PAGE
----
Father James Martin has taken his message of prayer and inclusivity just about everywhere, from "The Late Show with Stephen Colbert" to the halls of the Vatican.
In May, he wrote to Pope Francis with a few questions.
"I just wanted to give him a time to briefly talk to LGBTQ Catholics," Martin said.
Francis has extended apologies to the abused and a welcome to the historically rejected. According to the Vatican News, he recently met with transgender people near Rome.
So Martin’s questions aren’t so random.
"I asked him, 'What would you most like them to know about the church?'" Martin said. "He said, 'Read Acts of the Apostles,' which was really interesting because there's a church that's kind of mixing it up. Then also, 'What would you say to an LGBTQ Catholic who felt rejected by the church?' And he said very interestingly to remember that it's not the church that rejects you, the church loves you, but it might be individual people in the church."
It isn’t the first time Francis has corresponded directly with Martin on LGBTQ relations or the first time he has spoken up about their place within the Catholic church.
In 2016, Francis agreed the church should apologize to not only gay people but other marginalized groups, like the poor. He’s also called for parents to accept their LGBTQ children.
Francis’ gestures are one thing; changing church doctrine, which teaches that the act of homosexuality is sinful, is another.
"What would have happened really, in a sense, is for theologians working together, along with church officials, to come to some newer understanding of how they can accommodate for older church teaching on these issues, to show that the church evolves rather than dramatically changing," said Michele Dillon, professor of sociology at the University of New Hampshire. "Because the church is not going to say, 'Oh, we were wrong.' It's very rare."
"If he were to do that, which I don't think Pope Francis will, but if he were to do that, he would not want to do it without support from the Curia and the College of Cardinals," said Cristina Traina, professor of Catholic theology at Fordham University. "He would not want to do it without tracing a pathway theologically."
Instead, Francis has gone another direction: one met with both criticism and praise, uplifting LGBTQ Catholics while simultaneously reiterating church doctrine.
NEWSY'S AMBER STRONG: Is he sort of riding the line between saying that this is doctrine, and doctrine's not going to change, but we also still need to love and affirm people as well?
FATHER JAMES MARTIN: I think that's a good question, and I think he is kind of trying to straddle that line. But I think one thing to remember is that what seems very bland and tepid in the United States — overseas is a big deal. In the U.S., we might say, 'Oh, big deal. Of course, you should welcome your kids.' If you're in Eastern Europe or sub-Saharan Africa or Latin America or India, that's a big deal. So, we have to remember that he's speaking to the whole church."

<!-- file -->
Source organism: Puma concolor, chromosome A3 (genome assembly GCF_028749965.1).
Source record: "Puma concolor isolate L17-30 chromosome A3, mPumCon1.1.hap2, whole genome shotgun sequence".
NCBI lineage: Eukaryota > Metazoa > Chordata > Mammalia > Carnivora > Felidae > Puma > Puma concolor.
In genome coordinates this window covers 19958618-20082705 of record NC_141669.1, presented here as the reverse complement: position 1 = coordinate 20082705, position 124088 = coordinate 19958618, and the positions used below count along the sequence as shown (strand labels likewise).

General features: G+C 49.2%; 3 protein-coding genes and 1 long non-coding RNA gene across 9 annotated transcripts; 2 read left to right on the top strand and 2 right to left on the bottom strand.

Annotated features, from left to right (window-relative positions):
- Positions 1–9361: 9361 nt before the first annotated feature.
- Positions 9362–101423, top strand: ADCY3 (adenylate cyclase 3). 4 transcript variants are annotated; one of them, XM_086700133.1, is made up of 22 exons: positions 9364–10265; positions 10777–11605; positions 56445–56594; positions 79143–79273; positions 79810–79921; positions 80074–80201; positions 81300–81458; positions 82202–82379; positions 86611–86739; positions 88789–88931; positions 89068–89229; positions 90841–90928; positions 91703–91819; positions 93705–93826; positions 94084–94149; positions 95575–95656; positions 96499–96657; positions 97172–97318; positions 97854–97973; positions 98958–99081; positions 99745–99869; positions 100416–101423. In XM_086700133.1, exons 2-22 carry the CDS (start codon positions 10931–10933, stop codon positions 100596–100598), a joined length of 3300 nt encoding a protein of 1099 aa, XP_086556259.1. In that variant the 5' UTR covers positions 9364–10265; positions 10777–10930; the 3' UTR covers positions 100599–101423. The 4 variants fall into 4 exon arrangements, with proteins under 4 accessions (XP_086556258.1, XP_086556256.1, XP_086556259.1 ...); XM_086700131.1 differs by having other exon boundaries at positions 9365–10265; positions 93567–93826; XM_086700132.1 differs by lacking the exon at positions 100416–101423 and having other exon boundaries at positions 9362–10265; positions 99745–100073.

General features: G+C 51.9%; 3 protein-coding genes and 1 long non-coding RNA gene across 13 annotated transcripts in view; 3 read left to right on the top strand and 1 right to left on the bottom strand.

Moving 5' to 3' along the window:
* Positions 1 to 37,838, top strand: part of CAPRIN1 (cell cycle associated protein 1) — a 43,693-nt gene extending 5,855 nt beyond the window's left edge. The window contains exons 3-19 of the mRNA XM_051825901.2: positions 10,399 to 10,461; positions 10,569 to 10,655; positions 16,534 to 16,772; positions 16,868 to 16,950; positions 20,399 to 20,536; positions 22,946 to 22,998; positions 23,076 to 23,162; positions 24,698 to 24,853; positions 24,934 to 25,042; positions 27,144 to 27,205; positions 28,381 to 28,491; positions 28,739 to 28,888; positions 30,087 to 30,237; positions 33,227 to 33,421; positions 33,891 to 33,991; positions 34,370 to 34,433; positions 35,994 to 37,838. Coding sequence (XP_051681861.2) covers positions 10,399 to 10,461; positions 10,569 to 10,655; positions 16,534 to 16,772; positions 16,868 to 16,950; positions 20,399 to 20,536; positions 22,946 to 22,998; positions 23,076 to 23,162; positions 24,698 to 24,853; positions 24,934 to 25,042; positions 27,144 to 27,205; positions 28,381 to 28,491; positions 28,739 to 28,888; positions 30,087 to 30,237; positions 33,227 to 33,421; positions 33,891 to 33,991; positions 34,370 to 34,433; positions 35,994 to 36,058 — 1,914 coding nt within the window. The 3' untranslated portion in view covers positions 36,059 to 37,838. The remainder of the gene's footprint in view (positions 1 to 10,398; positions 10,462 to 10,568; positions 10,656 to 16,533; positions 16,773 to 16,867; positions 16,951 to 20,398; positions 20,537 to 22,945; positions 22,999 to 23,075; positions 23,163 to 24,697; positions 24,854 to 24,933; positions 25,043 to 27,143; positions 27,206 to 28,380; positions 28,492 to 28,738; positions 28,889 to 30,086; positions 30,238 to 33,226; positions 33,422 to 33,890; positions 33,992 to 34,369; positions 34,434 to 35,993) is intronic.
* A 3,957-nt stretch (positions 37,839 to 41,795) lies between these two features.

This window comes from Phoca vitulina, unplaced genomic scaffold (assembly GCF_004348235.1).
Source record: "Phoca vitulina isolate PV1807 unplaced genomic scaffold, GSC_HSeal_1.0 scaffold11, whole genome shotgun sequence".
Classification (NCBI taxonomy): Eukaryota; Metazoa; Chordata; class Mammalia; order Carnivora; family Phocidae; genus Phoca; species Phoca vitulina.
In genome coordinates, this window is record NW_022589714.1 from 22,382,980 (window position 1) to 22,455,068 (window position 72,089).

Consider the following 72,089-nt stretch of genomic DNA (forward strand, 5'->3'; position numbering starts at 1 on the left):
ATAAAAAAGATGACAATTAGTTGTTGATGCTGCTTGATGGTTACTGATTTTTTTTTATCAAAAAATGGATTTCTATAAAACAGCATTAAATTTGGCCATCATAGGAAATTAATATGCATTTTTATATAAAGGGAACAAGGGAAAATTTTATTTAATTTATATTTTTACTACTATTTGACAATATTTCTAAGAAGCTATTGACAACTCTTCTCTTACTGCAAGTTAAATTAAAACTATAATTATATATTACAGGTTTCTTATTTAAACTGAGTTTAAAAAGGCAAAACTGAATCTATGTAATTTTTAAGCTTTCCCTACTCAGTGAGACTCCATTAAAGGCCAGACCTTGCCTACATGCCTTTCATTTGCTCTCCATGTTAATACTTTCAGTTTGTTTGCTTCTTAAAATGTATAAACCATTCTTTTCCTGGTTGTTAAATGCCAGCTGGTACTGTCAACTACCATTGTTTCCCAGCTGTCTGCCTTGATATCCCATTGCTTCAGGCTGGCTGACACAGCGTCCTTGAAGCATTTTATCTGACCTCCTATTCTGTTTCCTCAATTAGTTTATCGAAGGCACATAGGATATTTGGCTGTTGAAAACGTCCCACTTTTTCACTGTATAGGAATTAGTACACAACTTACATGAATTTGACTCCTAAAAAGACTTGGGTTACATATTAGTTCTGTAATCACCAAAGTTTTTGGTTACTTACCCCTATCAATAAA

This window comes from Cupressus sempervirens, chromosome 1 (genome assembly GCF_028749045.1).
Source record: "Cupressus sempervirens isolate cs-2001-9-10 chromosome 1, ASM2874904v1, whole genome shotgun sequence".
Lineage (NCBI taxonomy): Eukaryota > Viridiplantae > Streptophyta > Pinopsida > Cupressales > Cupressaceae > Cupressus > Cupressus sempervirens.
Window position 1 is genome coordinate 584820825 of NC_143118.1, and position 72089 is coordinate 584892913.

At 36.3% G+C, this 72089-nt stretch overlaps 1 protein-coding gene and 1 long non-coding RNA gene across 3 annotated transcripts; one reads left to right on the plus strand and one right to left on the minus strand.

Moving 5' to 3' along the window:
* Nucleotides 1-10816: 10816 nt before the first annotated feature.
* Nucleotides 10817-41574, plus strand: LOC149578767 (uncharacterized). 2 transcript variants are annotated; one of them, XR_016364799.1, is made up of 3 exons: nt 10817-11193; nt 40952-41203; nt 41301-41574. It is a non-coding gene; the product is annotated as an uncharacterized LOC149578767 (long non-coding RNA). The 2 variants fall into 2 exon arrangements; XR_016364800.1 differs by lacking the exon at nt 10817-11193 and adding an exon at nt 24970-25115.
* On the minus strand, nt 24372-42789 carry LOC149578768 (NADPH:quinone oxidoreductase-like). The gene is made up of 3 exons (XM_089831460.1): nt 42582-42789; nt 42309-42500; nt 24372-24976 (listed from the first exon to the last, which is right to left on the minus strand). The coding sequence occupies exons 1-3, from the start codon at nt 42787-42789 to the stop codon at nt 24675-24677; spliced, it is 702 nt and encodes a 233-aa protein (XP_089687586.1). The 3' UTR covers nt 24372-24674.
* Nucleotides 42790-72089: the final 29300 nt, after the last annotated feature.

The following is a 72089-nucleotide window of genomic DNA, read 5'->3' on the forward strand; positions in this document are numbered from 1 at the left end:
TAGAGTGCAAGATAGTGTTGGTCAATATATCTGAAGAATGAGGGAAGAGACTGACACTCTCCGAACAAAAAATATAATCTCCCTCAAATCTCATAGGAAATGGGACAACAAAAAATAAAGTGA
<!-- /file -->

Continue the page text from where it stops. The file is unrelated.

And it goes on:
According to Pew Research, 76% of U.S. Catholics say society should be accepting of homosexuality. That’s below the rate of Catholic support in countries like Spain and the Netherlands but far higher than places like Lebanon and Nigeria.
Some theologians argue that Francis’ support could have a trickle-down impact on individual Catholics and parishes.
"These things can do a lot to encourage Catholics to embrace LGBTQ people with love and compassion and mercy and not to see them as the Antichrist, the anathema, the enemy of salvation," Traina said.
In 2021, a group of catholic leaders, including a cardinal and archbishop, signed a statement calling for widespread support of at-risk LGBTQ youth. According to an NCR analysis of recent listening sessions among U.S. Catholics, there was a growing call for LGBTQ inclusion and more opportunities for women.
"To me, there’s no such thing as an empty gesture because, yes, many times people want to see more clear cut evidence of change and of their acceptance within the church, but sometimes it’s in small steps," Dillon said.
In 2021, Martin, a Vatican appointee under Francis, launched Outreach: a website that provides resources to LGBTQ Catholics and leaders. It's an effort Pope Francis has encouraged.
"He hasn't changed any church teaching," Martin said. "I'm not advocating for any church teaching, but he's advocated a more pastoral response, listening to them, welcoming them, treating them with respect."